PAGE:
My friend Nathaniel Hocker just published this to his blog dailyekco: writings lesser known. It was just the love letter I needed this morning and it has me wondering if maybe, just maybe interracial, non-binary, non-traditional couples are our best hope at survival. The lessons that Nathaniel shares are like a blueprint for all of the learning and compassion and resilience and authenticity and humility we need in order to bust through the ongoing racial impasse in America.
A week ago, on March 10, I preached at All Souls Church Unitarian in Washington, D.C. This was almost a week before the families of innocent worshipers at the Al Noor Mosque and the Linwood Islamic Center in Christchurch, New Zealand would find their lives upended by violence and grief. It was days before one national leader would make the immediate, brave, rational and humane call for their government to drastically limit access to lethal weapons and before another world leader would ignorantly dismiss the growing trend of white supremacist terrorism as being attributable to only a “small group of people” despite concrete evidence to the contrary.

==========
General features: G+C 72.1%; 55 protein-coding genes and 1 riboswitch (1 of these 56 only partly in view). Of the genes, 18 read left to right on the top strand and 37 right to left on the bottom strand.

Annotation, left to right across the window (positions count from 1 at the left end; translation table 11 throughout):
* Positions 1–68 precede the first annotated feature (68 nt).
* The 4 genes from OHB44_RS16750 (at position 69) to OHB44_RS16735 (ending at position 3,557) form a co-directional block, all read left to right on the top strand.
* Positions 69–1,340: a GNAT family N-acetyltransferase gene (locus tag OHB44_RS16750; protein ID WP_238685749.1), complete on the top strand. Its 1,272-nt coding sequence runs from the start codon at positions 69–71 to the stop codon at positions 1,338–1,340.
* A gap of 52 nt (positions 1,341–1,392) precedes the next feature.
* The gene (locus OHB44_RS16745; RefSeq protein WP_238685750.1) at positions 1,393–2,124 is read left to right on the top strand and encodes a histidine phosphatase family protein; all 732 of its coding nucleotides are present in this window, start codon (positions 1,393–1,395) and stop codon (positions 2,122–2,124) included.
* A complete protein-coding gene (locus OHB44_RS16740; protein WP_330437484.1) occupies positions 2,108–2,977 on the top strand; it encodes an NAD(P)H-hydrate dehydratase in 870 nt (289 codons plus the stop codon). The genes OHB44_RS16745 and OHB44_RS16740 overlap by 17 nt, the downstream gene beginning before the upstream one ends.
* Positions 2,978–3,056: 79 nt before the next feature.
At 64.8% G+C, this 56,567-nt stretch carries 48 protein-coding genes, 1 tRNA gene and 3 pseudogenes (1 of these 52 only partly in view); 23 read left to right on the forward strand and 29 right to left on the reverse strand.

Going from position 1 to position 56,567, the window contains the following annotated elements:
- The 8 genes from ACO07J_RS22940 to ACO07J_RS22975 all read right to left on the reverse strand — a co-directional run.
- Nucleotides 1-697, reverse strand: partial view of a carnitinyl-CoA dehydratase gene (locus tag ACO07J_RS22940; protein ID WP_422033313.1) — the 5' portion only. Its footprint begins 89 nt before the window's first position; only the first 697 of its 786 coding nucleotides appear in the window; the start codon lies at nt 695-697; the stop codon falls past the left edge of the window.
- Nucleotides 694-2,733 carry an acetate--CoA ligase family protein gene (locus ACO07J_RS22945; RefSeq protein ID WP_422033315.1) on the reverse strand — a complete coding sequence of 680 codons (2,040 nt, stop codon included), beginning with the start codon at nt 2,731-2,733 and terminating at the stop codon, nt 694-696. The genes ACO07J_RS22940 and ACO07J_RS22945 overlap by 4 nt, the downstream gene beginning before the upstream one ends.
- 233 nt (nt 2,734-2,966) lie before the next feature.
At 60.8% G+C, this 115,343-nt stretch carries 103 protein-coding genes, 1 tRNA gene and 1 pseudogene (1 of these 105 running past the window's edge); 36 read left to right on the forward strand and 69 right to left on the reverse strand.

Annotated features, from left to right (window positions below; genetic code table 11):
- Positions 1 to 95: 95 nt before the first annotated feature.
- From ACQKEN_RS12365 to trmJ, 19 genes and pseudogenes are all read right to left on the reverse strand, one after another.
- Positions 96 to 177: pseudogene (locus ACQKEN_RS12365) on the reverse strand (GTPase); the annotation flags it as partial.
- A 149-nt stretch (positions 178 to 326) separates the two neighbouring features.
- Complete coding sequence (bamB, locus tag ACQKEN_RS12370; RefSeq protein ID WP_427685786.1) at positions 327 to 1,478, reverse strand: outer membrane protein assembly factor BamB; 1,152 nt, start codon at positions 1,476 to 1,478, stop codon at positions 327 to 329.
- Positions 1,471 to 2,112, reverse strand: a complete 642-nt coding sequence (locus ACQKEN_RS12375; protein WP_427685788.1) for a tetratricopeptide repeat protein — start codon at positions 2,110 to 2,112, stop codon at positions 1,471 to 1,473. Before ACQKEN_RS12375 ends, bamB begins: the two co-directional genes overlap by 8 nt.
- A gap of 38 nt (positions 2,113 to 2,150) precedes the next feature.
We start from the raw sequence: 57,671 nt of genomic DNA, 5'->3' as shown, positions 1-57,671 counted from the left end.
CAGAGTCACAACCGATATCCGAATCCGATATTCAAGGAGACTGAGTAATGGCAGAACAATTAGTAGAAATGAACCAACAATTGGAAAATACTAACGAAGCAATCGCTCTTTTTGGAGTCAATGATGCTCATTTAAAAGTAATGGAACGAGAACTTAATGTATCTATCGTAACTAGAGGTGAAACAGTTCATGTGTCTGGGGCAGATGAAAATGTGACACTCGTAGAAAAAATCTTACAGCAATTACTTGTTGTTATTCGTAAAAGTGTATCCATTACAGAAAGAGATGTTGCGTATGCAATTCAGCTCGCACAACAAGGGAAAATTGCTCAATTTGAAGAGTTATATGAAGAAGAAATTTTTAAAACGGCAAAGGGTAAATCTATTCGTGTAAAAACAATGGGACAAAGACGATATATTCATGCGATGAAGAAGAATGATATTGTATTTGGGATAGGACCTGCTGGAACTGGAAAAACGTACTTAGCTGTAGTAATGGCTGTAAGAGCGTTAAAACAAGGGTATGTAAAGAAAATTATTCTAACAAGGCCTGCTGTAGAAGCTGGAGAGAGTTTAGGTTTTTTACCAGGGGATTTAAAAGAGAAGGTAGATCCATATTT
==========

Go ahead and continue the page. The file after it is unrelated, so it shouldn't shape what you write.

In the face of white supremacy, xenophobia and racist isolationism becoming a more volatile international threat, I believe we must double down on our convictions to love one another. Faith is a good place to start. I am embarrassed to point out that my own faith, Unitarian Universalism, does not include the word love in the language of its principles. In this moment, in search of some way to make sense of this sadness, I have to imagine if they did…
With the addition of a love based 8th principle to address race and a 9th principle directed at naming embodiment, this becomes a manifesto that speaks to our times. Elie Wiesel stated that the opposite of love is not hate, it is indifference. No faith community should be content with indifference and Unitarian Universalists should not be content with indifferent and non-specific principles. We can’t afford to simply “side with love”…we must learn how to BE love, how to LIVE love if we are ever going to love the hell out of this world.
May the prayers of the world wrap those who are in pain in the midst of this tragedy in the warm embrace of a shared humanity. May we all be assured that through this immeasurable and unspeakable loss, love does still exists in this world. It must. It is all we’ve got.
Demanding Love – Sermon Preached at All Souls Church Unitarian, Washington, DC – 3/10/19